In the 1980s and 1990s, planners started to realize the profound negative economic, environmental, and social impacts of such patterns. The New Urbanism movement gained influence as an alternative that simply advocated the natural settlement patterns that would tend to occur in the absence of artificial regulatory interventions. Vision 2001-2020 adopted the urban design ideas of the movement like integrated neighborhoods and walkability. These concepts certainly should be carried forward in this plan.

Simply put, we advocate development policies that create the kind of places that people value and want to preserve. Maintaining historic structures through revitalization and adaptive reuse play a significant role in creating a unique sense of place. From a future economic standpoint, preservation and rehabilitation strategies are much more feasible and far less costly than acquisition and redevelopment. Fortunately, we know what makes good places because we have hundreds of years of patterns to draw from.  New Urbanist ideas about retrofitting suburbia and sprawl repair give us a wide range of tactics to employ. Our challenge is to stand firm as a community with the courage, patience, and confidence to insist on good places.

This plan recommends continued long-range movement away from obsolete policies of excluding land uses and continued movement toward policies that promote (or permit) mixing and diversity. Various activities people engage in every day—sleeping, eating, working, socializing, conducting business, recreation—should be accessible within the neighborhood. Each neighborhood should welcome people of varied demographic dimensions such as income, race or ethnicity, life stage, familial status, housing preference, housing type, and mobility. Such diversity tends to occur naturally in the absence of artificial and deliberate actions to prevent it, so local government’s role is to remove or relax barriers (e.g., exclusive zoning practices).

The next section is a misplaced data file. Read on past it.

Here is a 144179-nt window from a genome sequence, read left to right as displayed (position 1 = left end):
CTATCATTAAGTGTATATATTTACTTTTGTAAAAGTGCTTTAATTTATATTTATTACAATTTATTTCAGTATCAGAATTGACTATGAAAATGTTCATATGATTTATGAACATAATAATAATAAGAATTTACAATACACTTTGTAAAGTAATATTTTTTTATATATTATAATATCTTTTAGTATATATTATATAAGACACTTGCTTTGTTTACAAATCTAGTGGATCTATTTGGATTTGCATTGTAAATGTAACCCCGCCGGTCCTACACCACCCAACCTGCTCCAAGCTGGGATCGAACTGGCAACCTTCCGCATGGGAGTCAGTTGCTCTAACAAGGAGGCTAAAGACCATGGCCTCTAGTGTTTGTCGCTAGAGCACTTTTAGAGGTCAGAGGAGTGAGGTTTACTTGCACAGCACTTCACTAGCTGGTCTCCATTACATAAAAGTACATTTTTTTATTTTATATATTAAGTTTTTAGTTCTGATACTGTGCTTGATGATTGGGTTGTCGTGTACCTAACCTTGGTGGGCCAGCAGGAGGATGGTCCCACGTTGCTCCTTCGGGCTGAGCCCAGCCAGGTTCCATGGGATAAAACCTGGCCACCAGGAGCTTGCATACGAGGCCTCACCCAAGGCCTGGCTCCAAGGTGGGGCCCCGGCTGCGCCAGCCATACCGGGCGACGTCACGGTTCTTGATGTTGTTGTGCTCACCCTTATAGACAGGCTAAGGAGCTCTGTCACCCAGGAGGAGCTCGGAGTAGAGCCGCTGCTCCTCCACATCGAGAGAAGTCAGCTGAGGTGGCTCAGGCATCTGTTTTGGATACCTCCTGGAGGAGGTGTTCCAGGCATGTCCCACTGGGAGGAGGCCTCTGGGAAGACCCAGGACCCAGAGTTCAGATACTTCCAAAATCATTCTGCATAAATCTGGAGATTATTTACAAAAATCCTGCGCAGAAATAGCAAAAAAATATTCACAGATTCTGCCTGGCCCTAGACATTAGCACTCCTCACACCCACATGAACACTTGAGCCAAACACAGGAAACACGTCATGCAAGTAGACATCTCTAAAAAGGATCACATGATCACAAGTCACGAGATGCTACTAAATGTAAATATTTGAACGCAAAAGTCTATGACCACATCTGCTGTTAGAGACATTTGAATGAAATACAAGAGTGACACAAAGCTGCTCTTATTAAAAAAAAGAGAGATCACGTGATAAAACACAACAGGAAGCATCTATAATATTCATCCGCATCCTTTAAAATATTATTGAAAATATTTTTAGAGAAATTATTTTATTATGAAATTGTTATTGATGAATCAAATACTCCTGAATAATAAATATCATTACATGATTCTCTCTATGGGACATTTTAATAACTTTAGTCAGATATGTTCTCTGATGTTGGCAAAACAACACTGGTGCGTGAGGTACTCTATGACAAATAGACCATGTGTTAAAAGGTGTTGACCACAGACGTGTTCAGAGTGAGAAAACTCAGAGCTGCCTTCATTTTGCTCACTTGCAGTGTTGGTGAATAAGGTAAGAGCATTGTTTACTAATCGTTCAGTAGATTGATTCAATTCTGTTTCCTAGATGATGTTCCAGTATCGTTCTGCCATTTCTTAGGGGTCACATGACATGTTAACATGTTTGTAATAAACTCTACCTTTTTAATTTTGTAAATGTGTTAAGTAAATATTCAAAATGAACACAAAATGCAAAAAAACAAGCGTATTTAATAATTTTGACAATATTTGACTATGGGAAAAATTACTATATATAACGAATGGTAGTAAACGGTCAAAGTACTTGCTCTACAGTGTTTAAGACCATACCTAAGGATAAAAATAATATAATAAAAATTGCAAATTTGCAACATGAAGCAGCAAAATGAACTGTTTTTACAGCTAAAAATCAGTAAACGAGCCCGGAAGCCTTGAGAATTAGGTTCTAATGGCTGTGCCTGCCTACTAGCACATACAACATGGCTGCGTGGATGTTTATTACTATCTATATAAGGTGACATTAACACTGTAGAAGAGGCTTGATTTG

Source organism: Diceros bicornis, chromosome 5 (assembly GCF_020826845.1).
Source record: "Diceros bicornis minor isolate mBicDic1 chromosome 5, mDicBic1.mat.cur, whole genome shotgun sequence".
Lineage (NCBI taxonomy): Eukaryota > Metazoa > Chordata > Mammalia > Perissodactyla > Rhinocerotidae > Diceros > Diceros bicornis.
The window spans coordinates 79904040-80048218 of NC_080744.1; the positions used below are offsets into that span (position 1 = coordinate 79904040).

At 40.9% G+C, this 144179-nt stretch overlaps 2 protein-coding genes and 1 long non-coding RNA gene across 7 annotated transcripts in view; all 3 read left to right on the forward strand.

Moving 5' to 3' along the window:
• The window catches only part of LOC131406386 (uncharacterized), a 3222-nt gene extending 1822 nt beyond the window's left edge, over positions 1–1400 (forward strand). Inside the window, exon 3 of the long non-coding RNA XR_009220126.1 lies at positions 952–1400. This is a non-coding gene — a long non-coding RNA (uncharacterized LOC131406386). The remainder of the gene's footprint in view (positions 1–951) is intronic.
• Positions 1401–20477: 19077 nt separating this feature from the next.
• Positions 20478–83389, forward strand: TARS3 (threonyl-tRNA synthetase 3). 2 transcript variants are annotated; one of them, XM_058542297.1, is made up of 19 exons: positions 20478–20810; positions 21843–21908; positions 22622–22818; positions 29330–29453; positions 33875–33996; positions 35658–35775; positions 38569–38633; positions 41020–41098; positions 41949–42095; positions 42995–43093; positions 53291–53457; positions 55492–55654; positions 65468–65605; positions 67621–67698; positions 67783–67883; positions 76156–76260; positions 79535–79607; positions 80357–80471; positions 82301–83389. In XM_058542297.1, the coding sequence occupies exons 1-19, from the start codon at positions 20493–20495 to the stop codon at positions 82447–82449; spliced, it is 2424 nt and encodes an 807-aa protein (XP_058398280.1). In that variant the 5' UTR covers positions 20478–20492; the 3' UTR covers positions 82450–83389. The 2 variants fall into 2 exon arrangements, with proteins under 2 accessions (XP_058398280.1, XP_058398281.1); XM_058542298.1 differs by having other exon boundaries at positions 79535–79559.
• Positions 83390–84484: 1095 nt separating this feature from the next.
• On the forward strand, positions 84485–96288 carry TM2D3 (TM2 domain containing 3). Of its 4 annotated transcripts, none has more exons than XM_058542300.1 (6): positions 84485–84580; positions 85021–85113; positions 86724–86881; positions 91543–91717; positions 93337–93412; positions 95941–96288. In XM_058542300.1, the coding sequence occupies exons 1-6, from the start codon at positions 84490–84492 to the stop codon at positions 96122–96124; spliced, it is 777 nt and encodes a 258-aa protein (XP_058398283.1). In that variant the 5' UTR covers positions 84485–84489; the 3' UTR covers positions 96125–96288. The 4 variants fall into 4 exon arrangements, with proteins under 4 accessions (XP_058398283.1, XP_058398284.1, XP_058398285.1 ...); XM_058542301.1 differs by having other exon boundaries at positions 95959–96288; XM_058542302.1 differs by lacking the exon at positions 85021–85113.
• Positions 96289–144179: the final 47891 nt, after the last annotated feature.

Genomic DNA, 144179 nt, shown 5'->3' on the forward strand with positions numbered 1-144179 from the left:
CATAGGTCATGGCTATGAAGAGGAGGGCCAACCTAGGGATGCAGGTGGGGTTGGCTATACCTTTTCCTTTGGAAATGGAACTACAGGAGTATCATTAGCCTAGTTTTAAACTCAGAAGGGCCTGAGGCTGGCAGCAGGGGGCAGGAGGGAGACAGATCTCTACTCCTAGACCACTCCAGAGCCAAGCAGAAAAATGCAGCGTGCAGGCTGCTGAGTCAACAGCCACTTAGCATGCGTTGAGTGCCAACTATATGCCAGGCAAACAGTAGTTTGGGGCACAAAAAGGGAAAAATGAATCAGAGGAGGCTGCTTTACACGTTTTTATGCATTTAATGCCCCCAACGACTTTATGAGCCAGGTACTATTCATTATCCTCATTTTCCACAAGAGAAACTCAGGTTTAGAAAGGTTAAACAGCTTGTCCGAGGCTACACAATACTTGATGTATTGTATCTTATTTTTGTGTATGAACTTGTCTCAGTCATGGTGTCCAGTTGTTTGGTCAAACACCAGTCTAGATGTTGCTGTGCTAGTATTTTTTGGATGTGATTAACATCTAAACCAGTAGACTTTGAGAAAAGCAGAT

Allowing natural diversity to occur will enhance accessibility, support, information sharing, learning, and resilience in each neighborhood. This direction will also help to reverse some of the negative equity and environmental impacts that come with exclusion of land uses.  Creating good places now will mean that minimal government intervention and resources will be needed in the future to keep those places vibrant in the future.

We also need to rethink our assumptions that any new development is beneficial to the city financially. Any developer will state or imply some economic claim in support of a development, and economic value is certainly a valid consideration. Such claims, however, are often made in absolute terms of added real estate value or added sales tax and are not controlled for the development’s consumption of one of the city’s most valuable resources: land.  The economic benefit of a development should be considered in light of how much land it occupies. In other words, any benefit should be expressed as benefit per-acre and compared to other development on this basis. That information can help drive rational decision making because we know, in general, that more density and intensity means the development will be a net contribution to the city’s prosperity and can help fund the urban infrastructure that serves it. Likewise we should realize that additional density or intensity might be needed in a development to justify an appropriate package of infrastructure such as sidewalks, street trees, pedestrian scale lighting, and bike lanes.

The priorities for land use are to adopt policies that will support development of complete neighborhoods, design for permanence, and purposeful land use.

Priority: Complete Neighborhoods